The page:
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Brazil Changes Course

By Selwyn Ryan

 Many have probably wondered why so many people of colour the world over make Brazil their first choice in terms of the outcomes of the World Cup football games. Is it because they identify with Pele and regard him as their poster boy? The greatest Brazilian football player? 

Many have indeed grown up with him. Is it because they have bought into the myths about the race in Brazil and the differences which existed between what obtains in Brazil and what occurs in the United States and in European states? Why does one see so few blacks in the beautifully designed spaces built for sport in Brazil?

Why and where are they hidden or erased?

To understand what has been taking place in the recent past and the violence which took place on the eve of the games and before, one has to know a little about the legacy of slavery. More slaves were imported into Brazil than anywhere else in the Americas and the Caribbean. Forty-three million slaves were brought into the Americas to work on the coffee and sugar plantations and the mines. Brazil also has a large indigenous Indian population. Following Emancipation, the ruling elite took the view that Brazil was too black, and that it should be “whitened”. Between 1884 and 1934,  some four to five million Europeans and 187,000 Japanese were imported to Brazil on a subsidised basis.

It is relevant to note that Brazil was the last country to abolish slavery.  

This event took place in 1888, some 50 years  after slavery was abolished in the Caribbean and one year after it was abolished in Cuba. Another important thing to understand about Brazil is that it is the largest speaking Yoruba country in the world. Purer Yoruba is spoken in Brazil than is spoken in Nigeria. 

There are many other traditional gods which have survived despite the efforts which have been made to eradicate them. There are also large numbers of people who are Catholics who came to Brazil via Central Africa and the kingdom of the Congo. It is also not widely known that large numbers of poor European males were deliberately sent out to engage in sexually predatory behaviour with African women. The by-products of all this sexual and cultural criss- crossing was a society of enormous complexity. 

It was in this context that the view prevailed that Brazil was the flesh pot of the Americas.

The person who was largely responsible for creating the mythology that “We are all Brazilians”, a unique cocktail, was Gilberto Freyre who in 1933 wrote an iconic book called The Masters And The Slaves which many Brazilians now regard as their official ideological text. 

It has now come to define Brazilianism. As Freyre says of Brazilianism, “Every Brazilian, even the light-skinned or fair-haired one, carries out in him, or in his soul, and when not soul and body alike, the shadow or at  least the birthmark of the aborigine or the Negro.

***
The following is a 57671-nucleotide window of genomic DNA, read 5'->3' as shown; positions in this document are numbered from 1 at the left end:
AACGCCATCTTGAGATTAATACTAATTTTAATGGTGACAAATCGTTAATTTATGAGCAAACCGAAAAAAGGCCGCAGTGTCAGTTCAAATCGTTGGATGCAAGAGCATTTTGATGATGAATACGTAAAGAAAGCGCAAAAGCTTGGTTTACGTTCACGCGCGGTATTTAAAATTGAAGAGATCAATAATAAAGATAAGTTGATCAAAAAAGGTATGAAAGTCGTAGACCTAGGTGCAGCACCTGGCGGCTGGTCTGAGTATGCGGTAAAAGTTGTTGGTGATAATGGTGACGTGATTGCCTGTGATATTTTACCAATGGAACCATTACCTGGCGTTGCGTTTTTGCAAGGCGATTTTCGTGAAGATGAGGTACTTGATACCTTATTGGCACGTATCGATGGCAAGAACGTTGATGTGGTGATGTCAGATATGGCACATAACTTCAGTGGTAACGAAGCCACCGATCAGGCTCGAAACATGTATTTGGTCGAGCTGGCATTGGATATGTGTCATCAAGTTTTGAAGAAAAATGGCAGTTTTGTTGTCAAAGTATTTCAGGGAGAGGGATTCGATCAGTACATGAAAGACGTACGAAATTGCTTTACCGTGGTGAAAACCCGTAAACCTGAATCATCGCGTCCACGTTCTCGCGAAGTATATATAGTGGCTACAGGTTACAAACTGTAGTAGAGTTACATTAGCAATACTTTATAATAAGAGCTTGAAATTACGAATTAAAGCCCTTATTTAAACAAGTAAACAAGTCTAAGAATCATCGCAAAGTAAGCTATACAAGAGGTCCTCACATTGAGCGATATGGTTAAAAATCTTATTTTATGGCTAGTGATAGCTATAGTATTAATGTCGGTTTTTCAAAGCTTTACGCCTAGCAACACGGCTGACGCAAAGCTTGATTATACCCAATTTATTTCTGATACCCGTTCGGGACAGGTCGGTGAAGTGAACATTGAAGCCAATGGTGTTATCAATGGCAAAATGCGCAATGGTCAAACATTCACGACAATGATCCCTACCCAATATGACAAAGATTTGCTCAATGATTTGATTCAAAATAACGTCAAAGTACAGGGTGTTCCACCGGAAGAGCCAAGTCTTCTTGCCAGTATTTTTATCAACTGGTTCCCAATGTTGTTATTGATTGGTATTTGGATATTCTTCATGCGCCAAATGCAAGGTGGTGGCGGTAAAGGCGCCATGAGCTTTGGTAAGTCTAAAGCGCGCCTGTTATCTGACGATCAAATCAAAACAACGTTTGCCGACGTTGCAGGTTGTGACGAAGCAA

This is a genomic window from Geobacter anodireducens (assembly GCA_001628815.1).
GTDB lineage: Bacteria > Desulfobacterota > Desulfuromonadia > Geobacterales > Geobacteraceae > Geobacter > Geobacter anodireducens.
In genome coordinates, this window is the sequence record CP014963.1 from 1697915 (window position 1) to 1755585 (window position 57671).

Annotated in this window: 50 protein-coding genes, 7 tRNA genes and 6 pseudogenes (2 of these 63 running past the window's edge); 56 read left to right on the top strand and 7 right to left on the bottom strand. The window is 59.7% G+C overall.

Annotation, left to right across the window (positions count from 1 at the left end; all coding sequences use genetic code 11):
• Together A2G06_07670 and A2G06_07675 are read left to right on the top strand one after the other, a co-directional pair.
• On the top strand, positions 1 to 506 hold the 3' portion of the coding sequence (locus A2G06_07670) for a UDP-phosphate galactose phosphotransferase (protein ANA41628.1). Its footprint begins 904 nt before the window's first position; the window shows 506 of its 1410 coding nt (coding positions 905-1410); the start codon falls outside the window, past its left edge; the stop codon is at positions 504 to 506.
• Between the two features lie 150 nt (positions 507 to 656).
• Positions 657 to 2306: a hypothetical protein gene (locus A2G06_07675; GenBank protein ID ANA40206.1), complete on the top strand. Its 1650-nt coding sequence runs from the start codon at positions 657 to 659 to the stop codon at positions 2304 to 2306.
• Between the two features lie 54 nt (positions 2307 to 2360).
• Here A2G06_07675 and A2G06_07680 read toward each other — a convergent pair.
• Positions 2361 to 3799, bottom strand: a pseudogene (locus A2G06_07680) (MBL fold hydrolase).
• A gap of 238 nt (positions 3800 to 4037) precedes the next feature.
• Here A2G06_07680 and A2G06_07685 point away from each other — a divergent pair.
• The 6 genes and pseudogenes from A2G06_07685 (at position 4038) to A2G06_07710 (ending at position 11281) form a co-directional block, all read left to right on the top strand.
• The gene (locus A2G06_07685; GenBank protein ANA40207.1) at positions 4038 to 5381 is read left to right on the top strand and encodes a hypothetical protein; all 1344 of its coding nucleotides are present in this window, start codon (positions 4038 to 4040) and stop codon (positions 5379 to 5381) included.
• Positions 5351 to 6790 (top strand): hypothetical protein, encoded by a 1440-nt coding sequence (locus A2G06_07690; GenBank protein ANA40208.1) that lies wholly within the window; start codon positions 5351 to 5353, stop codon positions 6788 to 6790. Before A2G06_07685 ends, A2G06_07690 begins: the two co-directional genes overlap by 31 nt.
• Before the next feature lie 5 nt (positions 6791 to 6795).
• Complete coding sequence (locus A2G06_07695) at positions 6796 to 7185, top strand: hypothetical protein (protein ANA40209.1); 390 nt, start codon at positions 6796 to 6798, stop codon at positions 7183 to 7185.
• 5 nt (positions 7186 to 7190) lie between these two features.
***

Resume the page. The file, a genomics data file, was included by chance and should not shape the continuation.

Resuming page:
In our affectious or excessive mimicry, our Catholicism which so delights the senses, our music, our gait, our speech, our cradle songs, in everything that is a sincere expression of our lives, we almost all us bear the mark of that influence.”

But there is another myth which many  Brazilians do not like to talk about much, especially in the last three decades.

Abdias do Nascimento, founder of the Institute of Afro- Brazilian Studies, considers much of what Freyre says as a “lie”. 

In his view, the quality of the black experience in Brazil is not at all due to the benign nature of the slave experience. 

“Slavery in Brazil was not very gentle or very friendly. These are all fabrications.  Slavery in Brazil was violent and bloody. It was further argued that while slaves were plentiful and cheap and that many were free, it made more economic sense to work them to death than to take care of them.”

As Nascimento continues, “I am saying this with profound hatred and bitterness for the way people in Brazil are treated. It is shameful. Brazil has a majority of blacks, but they remain second-class.”

Brazil is a society in which very few blacks are seen in places of social significance. 

To this day, everyone in a position of occupational or social significant is white. It is also true that the African gods and African cultures were “whitened” away. 

Only now have they begun to regain tolerance.

Nascimento observes that black Brazilians are so racially subdued that most accept their negritude with equanimity.

This also explains why there has never been any radical civil rights or black power movement in Brazil.

Most who live in the favelas are blacks and have dropped out of school or have never been there. 

Black youth fill the prisons with impunity and return if they are under 18 years.

Levels of education and literacy are extremely low as are levels of public health. Cause of death is mainly homicide. 

Blacks on average earn three-fifths of the incomes earned by whites. 

Buying a ticket to attend the games was thus an unthinkable dream for most blacks.

Things are however beginning to change.

There is now a growing pride in one’s black ancestry.

In Bahia, which is in the main black, the university reserves 80 per cent of places for poor blacks.

Brazil was once the football capital of the world, and a land and of beautiful beaches and women. One assumes that in the future, Latin Americans, Africans and Europeans will challenge for supremacy on the soccer field. Brazilians will have to work hard and smart to regain its primacy among the Afro world. 

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